Monday, May 20, 2013


ALMOST 800 horse owners completed a survey commissioned by the National Fallen Stock Company (NFSCo) asking about their plans for dealing with the death or euthanasia of their horse and for disposing of its body.

The survey, which ran throughout February and March, also included questions to assess whether owners understood their legal obligations regarding their horses, the food chain and passports. It was split into two parts - the first part was answered by owners who had had previous experience of the death or euthanasia of a horse; the second part was answered by all owners regardless of their experiences.

The NFSCo reports that, overall, 73 per cent of those responding to the survey had previously had to dispose of a horse that had died or been euthanased. Of these, 64 per cent had opted for their animal to be euthanased by injection administered by a veterinary surgeon. The most common reason for selecting a particular method of euthanasia was welfare, with 38 per cent of respondents citing this. Only 6 per cent of respondents said that cost was a factor in their decision, and almost a quarter took the decision on the basis of advice from their vet.

According to the NFSCo, only five of the 576 people who answered a question in the first section of the survey about whether their horse was intended for the food chain said that this was the case. Six of eight people who answered the question 'Were you aware of any restrictions which might have prevented your horse from answering the food chain?' indicated that they were aware of the restrictions.

Regarding disposal, 38 per cent of respondents had their horse's body taken by a collector, 31 per cent had their horse cremated, 15 per cent buried the body and 15 per cent had it taken by the local hunt.

Almost 60 per cent of the owners responding in the first part of the survey did not follow the appropriate legal process of returning the passport of the dead horse to the issuing authority, the NFSCo reports. It says that 53 per cent reported that they kept it after the horse died, 4 per cent destroyed it and 2 per cent gave it to the disposal representative.

Responses to the second part of the survey showed that 84 per cent of owners had a plan for what to do if they needed to have their horse or pony euthanased. 'While it is reassuring that a high number have given the matter some thought, owners should be encouraged to consider their options and plan in advance what they should do, in case they are faced with the situation,' the NFSCo says.

Most respondents (67 per cent) said they would prefer their animal to be euthanased by an injection administered by their veterinary surgeon. More than three-quarters of respondents selected a method with veterinary involvement.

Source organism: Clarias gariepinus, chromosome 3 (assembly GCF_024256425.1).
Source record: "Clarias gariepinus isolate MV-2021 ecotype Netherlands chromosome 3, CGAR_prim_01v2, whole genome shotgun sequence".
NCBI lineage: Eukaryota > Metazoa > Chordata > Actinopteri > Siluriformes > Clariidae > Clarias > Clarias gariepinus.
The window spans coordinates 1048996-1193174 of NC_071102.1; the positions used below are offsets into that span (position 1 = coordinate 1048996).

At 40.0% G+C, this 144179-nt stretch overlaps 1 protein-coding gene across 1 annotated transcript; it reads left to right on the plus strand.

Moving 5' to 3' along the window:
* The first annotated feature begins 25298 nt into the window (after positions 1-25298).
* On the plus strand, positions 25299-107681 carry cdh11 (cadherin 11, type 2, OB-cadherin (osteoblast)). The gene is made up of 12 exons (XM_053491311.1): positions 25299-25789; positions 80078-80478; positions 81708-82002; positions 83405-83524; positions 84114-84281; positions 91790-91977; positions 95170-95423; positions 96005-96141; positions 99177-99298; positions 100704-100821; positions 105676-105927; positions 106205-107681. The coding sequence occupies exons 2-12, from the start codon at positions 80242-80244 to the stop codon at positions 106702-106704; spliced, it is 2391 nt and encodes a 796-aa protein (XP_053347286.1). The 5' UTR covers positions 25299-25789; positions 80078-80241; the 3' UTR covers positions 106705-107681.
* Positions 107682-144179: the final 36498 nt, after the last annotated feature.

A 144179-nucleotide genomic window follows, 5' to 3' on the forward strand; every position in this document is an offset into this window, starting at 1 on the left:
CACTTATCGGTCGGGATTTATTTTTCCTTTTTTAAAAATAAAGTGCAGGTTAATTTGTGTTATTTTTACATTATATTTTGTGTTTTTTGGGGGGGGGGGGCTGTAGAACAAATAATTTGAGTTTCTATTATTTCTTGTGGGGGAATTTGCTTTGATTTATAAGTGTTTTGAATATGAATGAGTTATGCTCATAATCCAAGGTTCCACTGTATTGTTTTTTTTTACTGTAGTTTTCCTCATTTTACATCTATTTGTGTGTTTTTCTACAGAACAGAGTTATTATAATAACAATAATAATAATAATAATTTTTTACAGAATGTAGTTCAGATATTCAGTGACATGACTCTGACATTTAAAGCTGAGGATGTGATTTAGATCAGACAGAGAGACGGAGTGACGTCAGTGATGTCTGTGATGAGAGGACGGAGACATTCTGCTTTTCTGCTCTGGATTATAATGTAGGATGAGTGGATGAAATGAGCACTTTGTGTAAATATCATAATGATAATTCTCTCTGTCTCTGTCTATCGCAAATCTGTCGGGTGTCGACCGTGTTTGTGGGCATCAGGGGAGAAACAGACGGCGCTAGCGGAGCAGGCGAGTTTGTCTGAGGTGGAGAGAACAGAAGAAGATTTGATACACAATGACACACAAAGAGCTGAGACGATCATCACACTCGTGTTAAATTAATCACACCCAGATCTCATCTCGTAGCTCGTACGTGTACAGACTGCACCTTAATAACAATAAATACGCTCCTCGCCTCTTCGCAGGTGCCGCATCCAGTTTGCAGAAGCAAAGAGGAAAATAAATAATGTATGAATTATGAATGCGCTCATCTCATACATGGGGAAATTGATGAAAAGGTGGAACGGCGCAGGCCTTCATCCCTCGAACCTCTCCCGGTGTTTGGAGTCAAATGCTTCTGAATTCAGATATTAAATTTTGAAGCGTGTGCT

Responses in this part of the survey also suggested that 98 per cent of owners did not intend for their horse to enter the food chain, with only 12 owners saying that they did intend their horse to enter the food chain. Thirteen owners responded to a question about their awareness of restrictions on horses entering the food chain: 10 indicated that they were aware of them.

The NFSCo suggests that the results of the survey indicate that horse owners would welcome more advice on the options open to them when dealing with the death of a horse or pony and the disposal of its body. It adds that the responses suggest that owners 'have little faith in the purpose or effectiveness of the horse passport system' and that, with only 40 per cent of responding owners intending to return their horse's passport to the issuing authority, the deaths of almost 60 per cent of the equine population may be going unrecorded. Comments made by owners responding to the survey suggested that many wanted to keep a passport for sentimental reasons and did not trust the issuing organisation to return the document.

Michael Seals, chairman of the NFSCo, commented: 'No-one likes to think they might have to deal with their horse's death but owners should know what the options are. It is better to make a plan and never use it than be faced with making decisions when you're in an emotional and stressful situation, when you perhaps haven't considered all the options.'

He added: 'The survey also highlights some gaps in knowledge about horse passports and we'll share this information with passport issuing organisations so all of us in the animal health and welfare sector can make sure owners are better informed and improve the efficiency of the system.'

(Source: Veterinary Record 2013;172:516 doi:10.1136/vr.f3142)

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